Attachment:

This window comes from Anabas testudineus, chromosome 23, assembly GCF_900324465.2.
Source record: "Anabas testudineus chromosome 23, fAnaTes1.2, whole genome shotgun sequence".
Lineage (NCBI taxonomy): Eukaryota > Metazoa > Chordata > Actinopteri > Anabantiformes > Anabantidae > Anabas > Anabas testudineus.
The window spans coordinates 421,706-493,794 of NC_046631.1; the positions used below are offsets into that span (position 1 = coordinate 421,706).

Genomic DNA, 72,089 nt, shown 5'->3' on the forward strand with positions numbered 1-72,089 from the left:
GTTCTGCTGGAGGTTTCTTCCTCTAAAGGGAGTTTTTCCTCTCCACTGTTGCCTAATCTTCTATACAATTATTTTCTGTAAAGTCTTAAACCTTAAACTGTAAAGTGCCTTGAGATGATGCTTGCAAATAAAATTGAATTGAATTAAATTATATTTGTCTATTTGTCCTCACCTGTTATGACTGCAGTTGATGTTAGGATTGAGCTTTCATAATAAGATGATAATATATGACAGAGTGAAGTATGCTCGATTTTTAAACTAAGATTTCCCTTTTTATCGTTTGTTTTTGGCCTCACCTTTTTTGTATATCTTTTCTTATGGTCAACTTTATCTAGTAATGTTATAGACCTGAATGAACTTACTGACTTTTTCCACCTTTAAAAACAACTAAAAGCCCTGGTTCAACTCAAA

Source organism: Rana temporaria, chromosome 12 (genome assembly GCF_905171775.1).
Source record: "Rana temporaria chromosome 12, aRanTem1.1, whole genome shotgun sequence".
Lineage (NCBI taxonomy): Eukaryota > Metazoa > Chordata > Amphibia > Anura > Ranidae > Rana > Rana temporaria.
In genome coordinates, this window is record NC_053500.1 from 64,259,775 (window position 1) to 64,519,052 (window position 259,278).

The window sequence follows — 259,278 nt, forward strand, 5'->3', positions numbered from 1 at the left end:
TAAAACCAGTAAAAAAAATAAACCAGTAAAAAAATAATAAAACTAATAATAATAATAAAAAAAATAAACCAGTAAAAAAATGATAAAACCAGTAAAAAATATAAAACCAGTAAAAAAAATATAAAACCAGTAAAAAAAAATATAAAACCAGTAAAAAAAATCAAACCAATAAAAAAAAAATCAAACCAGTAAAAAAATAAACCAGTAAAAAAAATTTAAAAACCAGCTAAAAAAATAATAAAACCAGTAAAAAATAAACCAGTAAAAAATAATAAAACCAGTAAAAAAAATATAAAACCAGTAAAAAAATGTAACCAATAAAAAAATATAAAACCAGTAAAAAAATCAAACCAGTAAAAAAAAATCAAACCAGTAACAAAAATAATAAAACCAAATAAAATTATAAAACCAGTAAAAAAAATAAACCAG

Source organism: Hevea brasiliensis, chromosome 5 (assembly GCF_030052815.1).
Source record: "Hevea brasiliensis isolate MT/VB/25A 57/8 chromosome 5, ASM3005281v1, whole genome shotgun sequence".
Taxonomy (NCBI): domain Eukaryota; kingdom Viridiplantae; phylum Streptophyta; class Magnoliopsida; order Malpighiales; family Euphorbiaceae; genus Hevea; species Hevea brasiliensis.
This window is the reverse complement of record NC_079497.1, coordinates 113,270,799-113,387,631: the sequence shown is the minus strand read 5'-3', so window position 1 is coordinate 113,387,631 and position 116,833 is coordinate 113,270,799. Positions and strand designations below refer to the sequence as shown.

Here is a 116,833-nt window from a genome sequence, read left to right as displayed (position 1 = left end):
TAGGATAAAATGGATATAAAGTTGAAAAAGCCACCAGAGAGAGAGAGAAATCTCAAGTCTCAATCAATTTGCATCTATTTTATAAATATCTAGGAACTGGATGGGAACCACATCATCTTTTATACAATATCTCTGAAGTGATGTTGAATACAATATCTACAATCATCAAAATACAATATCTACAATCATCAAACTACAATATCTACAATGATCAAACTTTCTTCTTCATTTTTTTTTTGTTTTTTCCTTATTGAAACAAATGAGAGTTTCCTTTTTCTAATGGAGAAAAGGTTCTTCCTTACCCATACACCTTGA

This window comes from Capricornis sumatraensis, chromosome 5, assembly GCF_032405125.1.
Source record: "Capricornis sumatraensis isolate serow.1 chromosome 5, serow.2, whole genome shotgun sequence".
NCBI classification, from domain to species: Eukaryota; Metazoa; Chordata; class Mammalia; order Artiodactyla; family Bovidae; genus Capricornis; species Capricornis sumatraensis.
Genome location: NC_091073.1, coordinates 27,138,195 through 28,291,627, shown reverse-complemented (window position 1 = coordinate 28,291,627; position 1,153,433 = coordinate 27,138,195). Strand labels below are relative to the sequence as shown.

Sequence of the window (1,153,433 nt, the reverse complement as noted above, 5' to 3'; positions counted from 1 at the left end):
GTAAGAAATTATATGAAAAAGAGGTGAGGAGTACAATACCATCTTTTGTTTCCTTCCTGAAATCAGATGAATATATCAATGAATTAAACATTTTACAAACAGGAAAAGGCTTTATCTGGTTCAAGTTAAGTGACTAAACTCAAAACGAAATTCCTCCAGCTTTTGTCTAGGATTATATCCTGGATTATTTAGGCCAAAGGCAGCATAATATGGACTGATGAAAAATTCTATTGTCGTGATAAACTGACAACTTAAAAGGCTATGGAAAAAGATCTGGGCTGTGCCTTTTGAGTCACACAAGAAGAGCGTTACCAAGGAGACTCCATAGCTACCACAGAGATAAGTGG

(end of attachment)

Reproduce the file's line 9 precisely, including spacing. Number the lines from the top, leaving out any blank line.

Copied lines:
Lineage (NCBI taxonomy): Eukaryota > Metazoa > Chordata > Amphibia > Anura > Ranidae > Rana > Rana temporaria.